After an extraordinary couple of days exploring the Ashanti capital, Kumasi, I headed further into the interior of Ghana for an epic road trip to the country’s biggest wildlife refuge! Come with me as I go on a 7-hour Ghana street food road trip adventure on my way from Kumasi to Mole National Park!
I couldn’t wait to get to Mole National Park. It’s located in the northern region of Ghana and is the best place in the country to spot wildlife. I started my day at 6 a.m. with my guide Isaac and driver Ben from Jolinaiko Eco Tours. It took us about 45 minutes to get out of Kumasi. The traffic in Ghana is really rough, even early in the morning. One thing I noticed is that the air in Kumasi is very dusty!
As we drove north, it got chillier as we passed forests and small villages. After a while, we came across a street food vendor in the town of Abofour selling my favorite Ghanaian dish, waakye!
Waakye is rice and beans with spring onions, lettuce, chicken, and more. It was topped with a delicious and pasty black pepper sauce and reminded me of arroz con frijoles or Central American rice and beans. It was really spicy and full of phenomenal flavor.
The fried chicken was crispy and juicy. It was lightly fried and perfectly cooked. The pepper sauce was so good that I asked for some more. I loved it. It was a great way to start my day for only $2 USD for me and Isaac!
Then, I washed my hands and we hit the road again. My mouth was on fire after that black pepper sauce! Soon, we passed through Techiman, the capital of the Bono East Region. This region is known for its cashew production. There were lots of tuk-tuks and a variety of high-rise and low-rise buildings.
After 15 minutes, we had passed through the city. Then, we stopped by the side of the road to check out a cashew farm. We didn’t eat any of the cashews; instead, we ate some of the fruit. It was both sweet and sour and full of juice!
We continued along a rural road linking lots of small villages. We were reaching the drier area of Ghana, where you’ll find savannah environments. Soon, we stopped again at a neighborhood where vendors sell spices, fish, and yams.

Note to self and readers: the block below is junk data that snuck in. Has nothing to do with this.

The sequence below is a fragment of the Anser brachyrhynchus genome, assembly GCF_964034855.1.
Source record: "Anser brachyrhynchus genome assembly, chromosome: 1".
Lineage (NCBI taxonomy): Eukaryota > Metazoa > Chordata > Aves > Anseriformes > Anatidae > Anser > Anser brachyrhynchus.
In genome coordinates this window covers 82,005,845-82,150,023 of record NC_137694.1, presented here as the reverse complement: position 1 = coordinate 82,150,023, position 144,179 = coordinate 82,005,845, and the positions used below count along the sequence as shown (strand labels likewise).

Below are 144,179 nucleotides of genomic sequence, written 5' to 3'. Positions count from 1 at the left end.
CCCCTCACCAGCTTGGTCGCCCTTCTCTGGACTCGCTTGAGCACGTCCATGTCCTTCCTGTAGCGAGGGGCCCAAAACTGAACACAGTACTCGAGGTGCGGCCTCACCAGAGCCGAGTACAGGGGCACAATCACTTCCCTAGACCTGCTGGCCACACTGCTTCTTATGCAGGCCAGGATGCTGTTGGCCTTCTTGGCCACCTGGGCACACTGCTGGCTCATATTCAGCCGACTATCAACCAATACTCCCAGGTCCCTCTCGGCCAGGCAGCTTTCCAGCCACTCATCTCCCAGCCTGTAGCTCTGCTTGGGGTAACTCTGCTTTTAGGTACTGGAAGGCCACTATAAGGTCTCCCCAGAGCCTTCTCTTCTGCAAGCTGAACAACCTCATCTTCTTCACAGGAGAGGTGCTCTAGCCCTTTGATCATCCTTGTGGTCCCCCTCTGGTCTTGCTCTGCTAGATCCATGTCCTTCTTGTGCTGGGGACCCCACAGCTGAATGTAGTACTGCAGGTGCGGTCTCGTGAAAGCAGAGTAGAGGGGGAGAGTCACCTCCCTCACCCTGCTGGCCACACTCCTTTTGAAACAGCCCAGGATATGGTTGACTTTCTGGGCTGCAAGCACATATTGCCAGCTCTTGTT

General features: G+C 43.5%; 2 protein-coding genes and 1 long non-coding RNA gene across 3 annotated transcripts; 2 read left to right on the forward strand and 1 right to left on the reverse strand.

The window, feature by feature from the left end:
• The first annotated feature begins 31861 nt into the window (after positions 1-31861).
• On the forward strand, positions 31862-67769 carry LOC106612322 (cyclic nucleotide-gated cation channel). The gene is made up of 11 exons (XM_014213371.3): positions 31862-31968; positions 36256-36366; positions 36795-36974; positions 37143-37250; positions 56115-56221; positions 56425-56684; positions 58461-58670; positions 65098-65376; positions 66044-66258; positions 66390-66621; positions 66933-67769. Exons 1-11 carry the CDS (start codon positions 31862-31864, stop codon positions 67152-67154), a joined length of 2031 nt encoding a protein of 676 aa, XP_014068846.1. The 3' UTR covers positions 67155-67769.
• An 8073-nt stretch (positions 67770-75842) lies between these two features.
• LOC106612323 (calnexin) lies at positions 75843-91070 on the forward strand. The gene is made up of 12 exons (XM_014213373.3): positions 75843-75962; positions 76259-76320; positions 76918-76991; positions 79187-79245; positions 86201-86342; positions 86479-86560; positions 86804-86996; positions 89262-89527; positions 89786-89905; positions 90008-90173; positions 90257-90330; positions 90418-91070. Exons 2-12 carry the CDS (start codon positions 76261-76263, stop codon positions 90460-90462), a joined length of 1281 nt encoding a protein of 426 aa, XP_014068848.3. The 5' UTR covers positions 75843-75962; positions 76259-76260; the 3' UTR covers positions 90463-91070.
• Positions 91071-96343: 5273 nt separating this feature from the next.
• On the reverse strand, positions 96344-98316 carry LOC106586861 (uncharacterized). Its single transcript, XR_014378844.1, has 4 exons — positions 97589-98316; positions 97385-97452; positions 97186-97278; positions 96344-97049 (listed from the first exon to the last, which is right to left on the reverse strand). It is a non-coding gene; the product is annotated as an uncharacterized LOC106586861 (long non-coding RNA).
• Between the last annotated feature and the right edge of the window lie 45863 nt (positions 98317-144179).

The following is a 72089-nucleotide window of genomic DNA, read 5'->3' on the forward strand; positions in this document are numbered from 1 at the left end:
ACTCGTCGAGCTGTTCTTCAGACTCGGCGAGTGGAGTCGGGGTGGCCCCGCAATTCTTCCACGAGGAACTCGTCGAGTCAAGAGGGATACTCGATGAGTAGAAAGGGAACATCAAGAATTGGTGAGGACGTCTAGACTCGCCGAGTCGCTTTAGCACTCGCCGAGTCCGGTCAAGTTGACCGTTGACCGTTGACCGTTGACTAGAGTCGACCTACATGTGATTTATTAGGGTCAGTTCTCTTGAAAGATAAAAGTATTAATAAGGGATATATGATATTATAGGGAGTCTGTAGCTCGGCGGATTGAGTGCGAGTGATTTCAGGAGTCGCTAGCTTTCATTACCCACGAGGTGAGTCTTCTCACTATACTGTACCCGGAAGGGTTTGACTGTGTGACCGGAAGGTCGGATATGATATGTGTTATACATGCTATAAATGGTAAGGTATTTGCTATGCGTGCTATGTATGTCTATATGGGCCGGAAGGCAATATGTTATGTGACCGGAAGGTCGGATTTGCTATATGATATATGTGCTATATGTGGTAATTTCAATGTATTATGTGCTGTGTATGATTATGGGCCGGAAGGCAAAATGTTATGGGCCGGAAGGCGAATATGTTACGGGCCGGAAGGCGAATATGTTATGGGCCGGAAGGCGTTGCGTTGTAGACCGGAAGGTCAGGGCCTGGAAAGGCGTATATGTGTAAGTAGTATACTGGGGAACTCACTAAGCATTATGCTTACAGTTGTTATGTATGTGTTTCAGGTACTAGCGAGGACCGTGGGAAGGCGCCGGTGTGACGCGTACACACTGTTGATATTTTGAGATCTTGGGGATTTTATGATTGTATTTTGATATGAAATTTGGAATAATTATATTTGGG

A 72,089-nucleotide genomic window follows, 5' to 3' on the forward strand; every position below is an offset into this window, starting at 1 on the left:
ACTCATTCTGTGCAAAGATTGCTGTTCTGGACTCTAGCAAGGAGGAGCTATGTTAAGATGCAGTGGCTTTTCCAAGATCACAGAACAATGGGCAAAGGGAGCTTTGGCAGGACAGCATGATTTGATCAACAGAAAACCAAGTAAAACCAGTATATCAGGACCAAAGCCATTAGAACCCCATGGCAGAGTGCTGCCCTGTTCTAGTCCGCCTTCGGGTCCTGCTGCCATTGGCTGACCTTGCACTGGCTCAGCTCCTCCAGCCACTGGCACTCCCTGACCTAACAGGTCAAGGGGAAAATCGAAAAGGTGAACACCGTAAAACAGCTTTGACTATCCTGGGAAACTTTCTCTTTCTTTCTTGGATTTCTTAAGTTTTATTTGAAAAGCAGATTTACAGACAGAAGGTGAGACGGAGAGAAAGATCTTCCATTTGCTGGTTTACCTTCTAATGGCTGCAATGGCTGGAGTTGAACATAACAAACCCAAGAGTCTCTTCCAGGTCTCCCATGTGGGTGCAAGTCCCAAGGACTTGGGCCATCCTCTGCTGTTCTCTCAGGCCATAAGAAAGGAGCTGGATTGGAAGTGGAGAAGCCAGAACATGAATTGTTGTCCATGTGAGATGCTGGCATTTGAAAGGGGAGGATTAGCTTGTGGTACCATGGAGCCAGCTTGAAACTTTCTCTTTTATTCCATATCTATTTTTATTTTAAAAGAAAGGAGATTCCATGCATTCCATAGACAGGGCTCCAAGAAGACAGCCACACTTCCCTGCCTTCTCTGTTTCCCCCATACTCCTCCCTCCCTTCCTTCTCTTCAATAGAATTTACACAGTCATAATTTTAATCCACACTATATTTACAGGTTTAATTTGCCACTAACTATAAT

They had an endless supply of yams! We bought three for 10 cedis. I wanted to stay longer, but I needed to get to the national park by 3 p.m. to make it in time for the last game drive of the day. The women there were so nice and kept asking me to stay!
Then, after a quick drive, we stopped again to buy some roasted yam for 1 cedi per piece. I also saw some roasted plantains!
In the savannah, you’ll see lots of massive termite mounds. I saw some really big ones as we drove. Along the way, I tried the roasted yam as we crossed the Black Volta River and into the Savannah Region. It was super hot—95 degrees.
I noticed lots of mosques here, so this is a Muslim-mostly area. We passed by some hut villages and made it to a village where they process shea butter. They soak and roast the nuts from the shea fruit. It’s a long process, but the end result is the shea butter, which you can eat and use as a cosmetic product!
I put some shea butter on my arms and my head. I really liked it but you can’t buy any there. With 26 km left until we reached the park, we stopped for lunch at an open-air eatery.
I got some jollof rice, which contains red sauce, cabbage, and noodles, and was cooked in a stew! They also make porridge, fufu, and more there. The jollof had tons of flavor, and the cabbage added a nice crunch and freshness. I also had some delicious fried chicken with it, which was perfect! It was crispy and tender without being so fried that it gets hard.
With 30 minutes to go, we were finally close to Mole National Park, the best place to see wildlife in Ghana. I’d be staying at Zaina Lodge, one of only two accommodation options in the park. It offers tons of game drives and is the first luxury resort in West Africa!
What an awesome Ghana street food road trip to Mole National Park! Huge thanks to my friends at Jolinaiko Eco Tours for making it possible.
I hope you liked coming with me on my Ghana street food road trip from Kumasi to Mole National Park. If you did, please give this video a thumbs up and leave a comment below. Also, please subscribe to my YouTube channel and click the notification bell so you don’t miss any of my travel/food adventures around the world!